“Remembering the Ladies” Series – 20th Century Female Artists, Making Art Through Adversity

The 20th century was a pivotal period for the advancement of the female cause – women’s suffrage was achieved with the passage of the 19th amendment in 1920, the First and Second World Wars showcased the perseverance of women and their capability to be effective in the workforce, and federal legislation would be enacted throughout the century that would protect the legal and human rights of women. Though the status of women increased nominally, in actuality many women found themselves suffocating under what they considered to be the same circumstances that had obstructed former generations of women; pressured to marry, be a mother, embark on marginalized career paths such as secretary or nurse (if at all), and acquiesce to the conditions laid before them. Certain women, however, were unresponsive to these provocations and set out to represent the female struggle in a corporeal form. A combative effort was made by female artists in the 20th century to not only express the female experience, but throw off the bonds of oppression.

Augusta Savage was a prominent Black sculptor in the Harlem Renaissance. Born in Florida in 1892, her father was a Methodist preacher who did not support his daughter’s early and consistent interest in art. Savage would recall later in an interview that he “almost whipped all the art out of me”. Despite the minimal support from her family, Savage would earn a distinction for one of her sculptures at the West Palm Beach County Fair in 1919 after which she moved to New York City to pursue a full-time career in art. 

Augusta Savage, circa 1930s.

The “Roaring Twenties” were the time in Savage’s career when she produced her most noteworthy work; as essentially the only American sculptor who focused on representing Black physiognomy in this period, as well as a recognized figure within the Harlem neighborhood of New York, Savage produced busts of fellow activists W.E.B. Du Bois and Marcus Garvey. Her best-known work from this interval in her career was Gamin, an unofficial bust of her nephew Ellis Ford that earned her the prestigious Julius Rosenwald Fellowship to study in Paris in 1929. She would study in Europe for the next three years, returning to New York in 1932 to establish the Savage Studio of Arts and Crafts.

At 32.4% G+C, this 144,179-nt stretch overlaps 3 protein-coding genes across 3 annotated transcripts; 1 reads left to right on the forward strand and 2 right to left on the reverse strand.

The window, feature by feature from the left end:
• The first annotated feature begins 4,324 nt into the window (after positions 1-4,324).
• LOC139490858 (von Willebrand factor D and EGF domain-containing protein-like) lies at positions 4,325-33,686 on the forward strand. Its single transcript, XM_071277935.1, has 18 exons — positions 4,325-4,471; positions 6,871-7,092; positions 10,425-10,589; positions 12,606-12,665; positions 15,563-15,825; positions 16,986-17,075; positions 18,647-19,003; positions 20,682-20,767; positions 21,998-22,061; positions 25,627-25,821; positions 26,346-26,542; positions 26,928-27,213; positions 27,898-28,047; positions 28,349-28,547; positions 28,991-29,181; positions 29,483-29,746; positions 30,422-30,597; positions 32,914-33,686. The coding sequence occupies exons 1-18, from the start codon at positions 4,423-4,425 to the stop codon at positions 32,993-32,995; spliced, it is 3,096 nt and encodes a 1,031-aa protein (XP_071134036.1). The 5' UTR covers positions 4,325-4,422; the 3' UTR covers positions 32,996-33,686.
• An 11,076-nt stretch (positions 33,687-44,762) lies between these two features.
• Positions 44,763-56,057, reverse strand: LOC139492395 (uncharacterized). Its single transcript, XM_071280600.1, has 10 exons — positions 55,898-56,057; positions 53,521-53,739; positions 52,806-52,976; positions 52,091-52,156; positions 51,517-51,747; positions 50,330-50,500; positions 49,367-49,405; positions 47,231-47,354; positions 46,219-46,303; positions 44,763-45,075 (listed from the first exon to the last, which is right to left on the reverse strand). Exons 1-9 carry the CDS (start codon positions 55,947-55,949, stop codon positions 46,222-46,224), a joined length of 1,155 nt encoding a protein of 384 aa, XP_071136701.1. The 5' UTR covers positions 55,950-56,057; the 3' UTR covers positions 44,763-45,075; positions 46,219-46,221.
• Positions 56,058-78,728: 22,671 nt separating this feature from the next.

Gamin, 1929, Smithsonian American Art Museum.

For Savage, her artistic expressions were less driven by the subordinate position of women in society. Rather, her works sought to render the experience of African Americans within the dominant white society of the early 20th century. In the 1930’s, Savage’s talent for sculpture launched her into the national spotlight, as she became the first African American inducted into the National Association of Women Painters in 1934 and was appointed the first director of the Harlem Community Art Center in 1937. Two years later, she would be commissioned by the New York World’s Fair committee to create a sculpture representing the musical contributions of African Americans in the United States. Savage’s final product was The Harp – inspired by James Weldon Johnson’s poem Lift Every Voice and Sing, this sixteen foot tall sculpture featured 12 Black chorus singers as the strings on a harp attached to a sounding board in the shape of a hand, meant to be the hand of God. A thirteenth Black man kneels at the base of the harp holding a music bar. Unfortunately, The Harp was destroyed at the conclusion of the World’s Fair in 1940, a typical feature of these events whose exhibits are meant to be ephemeral.